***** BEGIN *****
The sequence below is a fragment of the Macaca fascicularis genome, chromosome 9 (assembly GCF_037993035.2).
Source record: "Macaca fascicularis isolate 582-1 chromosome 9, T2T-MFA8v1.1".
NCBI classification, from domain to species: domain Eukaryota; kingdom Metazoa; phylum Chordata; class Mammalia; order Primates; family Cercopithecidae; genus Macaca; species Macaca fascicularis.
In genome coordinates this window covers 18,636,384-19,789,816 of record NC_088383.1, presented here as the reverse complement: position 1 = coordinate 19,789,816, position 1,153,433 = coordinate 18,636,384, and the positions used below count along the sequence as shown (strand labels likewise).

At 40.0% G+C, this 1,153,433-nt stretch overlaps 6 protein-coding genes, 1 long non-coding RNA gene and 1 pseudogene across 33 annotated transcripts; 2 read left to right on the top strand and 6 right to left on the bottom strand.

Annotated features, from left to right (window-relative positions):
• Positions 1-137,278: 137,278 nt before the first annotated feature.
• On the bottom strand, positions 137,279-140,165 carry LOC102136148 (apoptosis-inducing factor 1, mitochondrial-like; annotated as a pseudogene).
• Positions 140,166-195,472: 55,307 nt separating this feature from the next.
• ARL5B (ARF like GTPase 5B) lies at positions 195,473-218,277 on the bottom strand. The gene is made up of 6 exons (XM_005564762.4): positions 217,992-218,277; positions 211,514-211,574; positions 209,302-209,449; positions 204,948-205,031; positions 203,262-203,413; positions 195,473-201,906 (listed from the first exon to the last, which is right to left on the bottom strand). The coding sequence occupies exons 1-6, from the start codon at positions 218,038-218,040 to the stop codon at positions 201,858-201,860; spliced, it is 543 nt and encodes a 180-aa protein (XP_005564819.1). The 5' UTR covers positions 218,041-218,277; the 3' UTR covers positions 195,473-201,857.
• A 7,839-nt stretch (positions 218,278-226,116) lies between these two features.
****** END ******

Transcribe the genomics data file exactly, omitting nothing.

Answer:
The sequence below is a fragment of the Macaca fascicularis genome, chromosome 9 (assembly GCF_037993035.2).
Source record: "Macaca fascicularis isolate 582-1 chromosome 9, T2T-MFA8v1.1".
NCBI classification, from domain to species: domain Eukaryota; kingdom Metazoa; phylum Chordata; class Mammalia; order Primates; family Cercopithecidae; genus Macaca; species Macaca fascicularis.
In genome coordinates this window covers 18,636,384-19,789,816 of record NC_088383.1, presented here as the reverse complement: position 1 = coordinate 19,789,816, position 1,153,433 = coordinate 18,636,384, and the positions used below count along the sequence as shown (strand labels likewise).

At 40.0% G+C, this 1,153,433-nt stretch overlaps 6 protein-coding genes, 1 long non-coding RNA gene and 1 pseudogene across 33 annotated transcripts; 2 read left to right on the top strand and 6 right to left on the bottom strand.

Annotated features, from left to right (window-relative positions):
• Positions 1-137,278: 137,278 nt before the first annotated feature.
• On the bottom strand, positions 137,279-140,165 carry LOC102136148 (apoptosis-inducing factor 1, mitochondrial-like; annotated as a pseudogene).
• Positions 140,166-195,472: 55,307 nt separating this feature from the next.
• ARL5B (ARF like GTPase 5B) lies at positions 195,473-218,277 on the bottom strand. The gene is made up of 6 exons (XM_005564762.4): positions 217,992-218,277; positions 211,514-211,574; positions 209,302-209,449; positions 204,948-205,031; positions 203,262-203,413; positions 195,473-201,906 (listed from the first exon to the last, which is right to left on the bottom strand). The coding sequence occupies exons 1-6, from the start codon at positions 218,038-218,040 to the stop codon at positions 201,858-201,860; spliced, it is 543 nt and encodes a 180-aa protein (XP_005564819.1). The 5' UTR covers positions 218,041-218,277; the 3' UTR covers positions 195,473-201,857.
• A 7,839-nt stretch (positions 218,278-226,116) lies between these two features.